INTERNATIONAL CONFERENCE ON CULTURAL HERITAGE AND CONTEMPORARY CHANGE
Welcome speech by Rector Dr. P. Martin Komolmas
It is my great pleasure to be here among distinguished scholars from various countries. Welcome to Bangkok. Welcome to Assumption University. The topic of the conference is of great interest among contemporary scholars.
As we all know, the word "culture" is a term of virtually limitless application. Culture is generally understood to refer to everything that is produced by human beings. Culture is composed of human activities which are socially rather than genetically transmitted. All of us here are from different societies which are characterized by our own distinctive cultures. Each culture includes language, religion, morality, art and architecture, customs, spirituality, philosophy, dialects, legal and political systems, educational and training systems, types of economy and technology, and much else besides.
Human history is replete with novelties. Each era has witnessed unprecedented changes. In ancient times the Invention of the wheel
revolutionized socioeconomic conditions due to the use of carts and carriages for transport. The art of writing was yet another milestone in
human progress. Down through the centuries there have been innumerable inventions and exciting phenomena which have contributed immensely to the quality of human life, In our own era we witness two major phenomena: cybernetics and globalization. On the science front, cybernetics holds the key to infinite possibilities of communications. Globalization occupies a prominent place in the contemporary socioeconomic scenario. Thanks to cybernetics globalization has become an inevitable process.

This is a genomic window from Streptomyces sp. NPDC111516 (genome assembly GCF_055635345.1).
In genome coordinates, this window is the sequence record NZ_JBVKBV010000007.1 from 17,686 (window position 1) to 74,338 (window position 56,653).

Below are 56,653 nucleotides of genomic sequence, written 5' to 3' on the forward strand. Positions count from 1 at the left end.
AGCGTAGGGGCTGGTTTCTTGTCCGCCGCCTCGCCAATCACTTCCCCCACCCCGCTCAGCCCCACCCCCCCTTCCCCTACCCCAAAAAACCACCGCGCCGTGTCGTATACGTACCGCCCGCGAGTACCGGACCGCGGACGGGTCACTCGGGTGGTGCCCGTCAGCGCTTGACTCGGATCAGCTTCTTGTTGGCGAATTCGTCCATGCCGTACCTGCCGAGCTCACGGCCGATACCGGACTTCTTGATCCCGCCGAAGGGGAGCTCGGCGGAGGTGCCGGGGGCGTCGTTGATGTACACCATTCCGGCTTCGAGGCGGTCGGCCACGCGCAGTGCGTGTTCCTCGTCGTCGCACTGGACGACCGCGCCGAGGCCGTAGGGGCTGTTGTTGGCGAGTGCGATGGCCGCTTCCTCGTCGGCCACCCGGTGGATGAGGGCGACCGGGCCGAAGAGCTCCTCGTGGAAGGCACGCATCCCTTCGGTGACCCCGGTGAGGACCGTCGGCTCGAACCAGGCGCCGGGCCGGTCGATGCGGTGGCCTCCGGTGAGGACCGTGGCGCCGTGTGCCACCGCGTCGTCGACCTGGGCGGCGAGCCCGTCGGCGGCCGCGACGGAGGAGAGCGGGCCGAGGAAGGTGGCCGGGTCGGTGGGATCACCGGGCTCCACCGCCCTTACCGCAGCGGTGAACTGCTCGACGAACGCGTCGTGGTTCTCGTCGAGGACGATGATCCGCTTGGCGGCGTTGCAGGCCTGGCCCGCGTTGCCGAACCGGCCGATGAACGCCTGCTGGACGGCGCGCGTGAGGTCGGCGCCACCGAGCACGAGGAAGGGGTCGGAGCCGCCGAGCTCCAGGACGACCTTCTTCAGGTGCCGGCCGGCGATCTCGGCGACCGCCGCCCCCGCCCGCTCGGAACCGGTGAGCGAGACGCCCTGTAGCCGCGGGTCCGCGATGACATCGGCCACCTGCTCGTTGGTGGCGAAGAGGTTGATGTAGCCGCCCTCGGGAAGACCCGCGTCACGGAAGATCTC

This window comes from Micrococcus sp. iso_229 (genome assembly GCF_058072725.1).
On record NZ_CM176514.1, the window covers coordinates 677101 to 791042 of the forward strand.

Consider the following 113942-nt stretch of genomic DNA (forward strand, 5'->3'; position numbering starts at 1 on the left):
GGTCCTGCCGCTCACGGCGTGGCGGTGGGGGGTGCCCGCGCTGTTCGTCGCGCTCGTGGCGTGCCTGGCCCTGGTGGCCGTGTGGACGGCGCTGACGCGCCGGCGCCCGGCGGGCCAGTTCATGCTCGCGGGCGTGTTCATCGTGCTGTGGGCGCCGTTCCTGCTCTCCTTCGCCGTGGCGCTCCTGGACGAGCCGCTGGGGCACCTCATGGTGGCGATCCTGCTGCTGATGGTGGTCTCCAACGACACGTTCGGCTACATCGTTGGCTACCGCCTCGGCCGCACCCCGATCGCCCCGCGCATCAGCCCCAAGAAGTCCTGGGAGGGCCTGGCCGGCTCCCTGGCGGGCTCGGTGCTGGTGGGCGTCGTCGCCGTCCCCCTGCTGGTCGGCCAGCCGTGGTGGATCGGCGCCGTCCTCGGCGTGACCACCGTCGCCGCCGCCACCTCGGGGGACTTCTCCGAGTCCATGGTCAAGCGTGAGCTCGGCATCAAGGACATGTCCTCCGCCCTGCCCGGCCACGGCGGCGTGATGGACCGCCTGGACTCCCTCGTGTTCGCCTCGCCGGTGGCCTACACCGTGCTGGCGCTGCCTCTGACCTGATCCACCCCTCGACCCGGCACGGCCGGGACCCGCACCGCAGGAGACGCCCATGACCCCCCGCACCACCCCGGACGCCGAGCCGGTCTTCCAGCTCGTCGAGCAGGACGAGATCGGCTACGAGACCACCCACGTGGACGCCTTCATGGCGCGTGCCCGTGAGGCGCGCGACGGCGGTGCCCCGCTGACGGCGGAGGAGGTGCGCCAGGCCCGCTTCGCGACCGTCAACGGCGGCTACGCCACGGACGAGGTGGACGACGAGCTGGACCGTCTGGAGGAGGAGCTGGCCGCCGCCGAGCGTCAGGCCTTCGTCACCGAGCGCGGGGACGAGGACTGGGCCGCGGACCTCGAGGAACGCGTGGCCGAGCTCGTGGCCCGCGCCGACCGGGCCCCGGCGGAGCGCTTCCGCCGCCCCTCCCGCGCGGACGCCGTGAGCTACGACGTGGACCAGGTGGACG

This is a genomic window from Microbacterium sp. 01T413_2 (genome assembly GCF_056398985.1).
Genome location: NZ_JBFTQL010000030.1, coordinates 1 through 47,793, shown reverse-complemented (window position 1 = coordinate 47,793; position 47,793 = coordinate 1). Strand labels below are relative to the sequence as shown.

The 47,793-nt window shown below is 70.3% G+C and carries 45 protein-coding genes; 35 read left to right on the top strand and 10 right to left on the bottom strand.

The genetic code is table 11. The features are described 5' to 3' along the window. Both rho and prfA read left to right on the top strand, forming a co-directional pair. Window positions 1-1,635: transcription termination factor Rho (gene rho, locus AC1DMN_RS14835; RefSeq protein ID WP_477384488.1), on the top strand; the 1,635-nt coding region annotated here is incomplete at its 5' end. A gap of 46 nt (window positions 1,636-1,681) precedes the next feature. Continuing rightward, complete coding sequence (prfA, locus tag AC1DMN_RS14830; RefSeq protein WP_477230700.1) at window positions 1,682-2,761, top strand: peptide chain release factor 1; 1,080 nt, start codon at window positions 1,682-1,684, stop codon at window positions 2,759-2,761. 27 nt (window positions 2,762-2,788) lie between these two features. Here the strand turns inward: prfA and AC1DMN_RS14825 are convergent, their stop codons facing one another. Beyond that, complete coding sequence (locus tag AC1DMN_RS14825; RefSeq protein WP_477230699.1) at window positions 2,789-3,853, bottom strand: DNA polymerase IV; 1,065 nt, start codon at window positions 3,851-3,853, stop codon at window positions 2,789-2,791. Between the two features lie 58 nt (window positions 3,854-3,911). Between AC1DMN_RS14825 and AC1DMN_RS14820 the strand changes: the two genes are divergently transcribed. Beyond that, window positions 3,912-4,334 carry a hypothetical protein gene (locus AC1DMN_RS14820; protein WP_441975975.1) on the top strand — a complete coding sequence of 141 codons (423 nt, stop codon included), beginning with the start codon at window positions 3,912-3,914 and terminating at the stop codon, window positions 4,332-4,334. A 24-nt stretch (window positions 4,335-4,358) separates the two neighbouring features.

Is globalization a monolithic monster or a welcome agent of uniting the human family in today's global village? What is going to be the fate of various cultures in the face of contemporary change being ushered in by globalization? Can our cultures withstand the sweeping impact of globalization or will they be swallowed up? Is humankind heading towards the creation of a global culture introduced by the dominant economic powers of the world? Is it possible to preserve the best elements of various cultures in the context of ongoing globalization? These are some of the questions intelligent persons will be forced to reflect upon as we encounter the phenomenon of globalization.
The cultural heritage of each nation defines its identity. The values enshrined in each culture give direction to the lives of the people. Respect
for human worth and dignity, tolerance, compassion, hospitality, simplicity, spirituality and joy have been the chief values of the Asian people from time immemorial. These values ought to be preserved as we find ourselves in the rat-race of competition, success and profit-making. How best can we retain our Asian identity in the changing Circumstances of contemporary market economy? We know it is a gigantic task, an uphill climb to safeguard our value system from the onslaught of the politics and economics of convenience.
It is worth examining what Asia has perennially to offer to the world. It is right and fitting that scholars from Asia, America and other countries have come together at Assumption University, Bangkok to inquire into "Cultural Heritage and Contemporary Change". I am sure these three days of deliberations will result in mutual enlightenment, friend-ship and ongoing partnership so that all of us can contribute, in our own way, to making this world a better place to live in. The richness of our cultural heritage has to be tuned in such a way that we strike a harmonious
balance between what we already have and what more we wish to have in terms of the quality of the life of our people.
I have much pleasure in wishing the seminar a great success.